The U.S. government announced on Friday that it will terminate its tax treaty with Hungary. The reason, Zerohedge reports, is the Hungarian government’s resistance to the European Union’s participation in a global cartel. The goal of the cartel is to institute a minimum tax on corporations:
Hungary blocked the EU’s finalization of the 15% minimum tax scheme in June. Over the past dozen years, Hungary has slashed its corporate tax rate from 19% to just 9%.
Hungary is the last holdout among the 27 members of the European Union, thus blocking Brussels from implementing the tax-cartel minimum rate. According to the Washington Post, the U.S. Treasury Department
said the United States is ending the treaty with Hungary because “the benefits are no longer reciprocal,” citing a loss of tax revenue for the United States and little return for American investment in the country.
The Treasury also claimed that the current treaty was entered into when Hungary still imposed a 50% corporate tax rate. The current rate is 9%, making it the lowest in the EU and the second lowest in Europe (after Switzerland).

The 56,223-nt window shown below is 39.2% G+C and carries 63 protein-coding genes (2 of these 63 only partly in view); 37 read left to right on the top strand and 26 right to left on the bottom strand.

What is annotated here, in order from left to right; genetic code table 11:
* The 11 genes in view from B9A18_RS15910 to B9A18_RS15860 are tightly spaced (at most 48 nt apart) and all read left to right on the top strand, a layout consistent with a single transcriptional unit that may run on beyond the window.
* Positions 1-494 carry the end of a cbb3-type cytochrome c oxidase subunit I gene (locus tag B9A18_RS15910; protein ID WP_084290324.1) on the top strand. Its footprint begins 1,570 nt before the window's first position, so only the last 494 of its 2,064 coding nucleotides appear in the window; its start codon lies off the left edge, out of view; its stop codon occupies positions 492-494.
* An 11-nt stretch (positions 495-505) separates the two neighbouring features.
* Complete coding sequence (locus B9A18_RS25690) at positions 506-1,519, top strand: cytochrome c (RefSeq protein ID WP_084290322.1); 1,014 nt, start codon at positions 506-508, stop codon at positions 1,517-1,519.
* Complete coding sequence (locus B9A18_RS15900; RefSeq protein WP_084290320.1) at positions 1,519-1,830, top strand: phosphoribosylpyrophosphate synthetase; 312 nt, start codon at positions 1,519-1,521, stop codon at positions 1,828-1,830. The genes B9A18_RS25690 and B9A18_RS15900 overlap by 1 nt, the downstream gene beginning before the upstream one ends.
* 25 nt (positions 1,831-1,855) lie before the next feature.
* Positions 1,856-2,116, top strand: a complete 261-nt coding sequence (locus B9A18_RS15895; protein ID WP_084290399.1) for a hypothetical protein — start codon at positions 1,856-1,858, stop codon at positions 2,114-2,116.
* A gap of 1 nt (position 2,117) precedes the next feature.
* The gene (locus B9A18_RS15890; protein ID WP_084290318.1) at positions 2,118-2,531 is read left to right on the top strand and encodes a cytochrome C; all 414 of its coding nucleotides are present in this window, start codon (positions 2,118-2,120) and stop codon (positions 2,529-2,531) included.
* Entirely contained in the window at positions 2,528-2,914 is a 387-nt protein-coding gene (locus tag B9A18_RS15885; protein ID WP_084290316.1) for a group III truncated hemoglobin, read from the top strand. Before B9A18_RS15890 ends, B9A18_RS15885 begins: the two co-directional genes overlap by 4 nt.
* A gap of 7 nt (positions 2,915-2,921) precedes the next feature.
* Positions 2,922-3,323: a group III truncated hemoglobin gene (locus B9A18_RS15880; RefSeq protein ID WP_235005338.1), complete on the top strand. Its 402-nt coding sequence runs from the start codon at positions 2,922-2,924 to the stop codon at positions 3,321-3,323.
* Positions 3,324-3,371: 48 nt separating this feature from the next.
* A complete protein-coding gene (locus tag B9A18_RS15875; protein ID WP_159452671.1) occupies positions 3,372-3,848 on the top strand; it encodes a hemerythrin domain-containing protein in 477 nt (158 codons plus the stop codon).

If the 15% rate is implemented, Hungary and Ireland, whose rate is currently 12.5%, are the only EU member states that would have to raise their corporate-income tax.
In June, Balázs Orbán, political director under the Hungarian prime minister, explained in the Wall Street Journal that the tax cartel has a dual purpose: to “put an end to big tech firms’ tax avoidance” and to impose the global minimum rate. As the European Conservative explained in January, the 15% level will effectively create a global-monopoly tax rate.
Orbán points out that the timing of the minimum-tax ratification is bad, with the EU moving toward an economic crisis and the effects of war-related sanctions reverberating through the European economy.
Brussels has attempted to create a tax cartel before. In 2018, the Center for Freedom and Prosperity reported that the EU Commission wanted to “take away the veto power of individual member states” and increasingly rely on qualified majorities for tax policy purposes.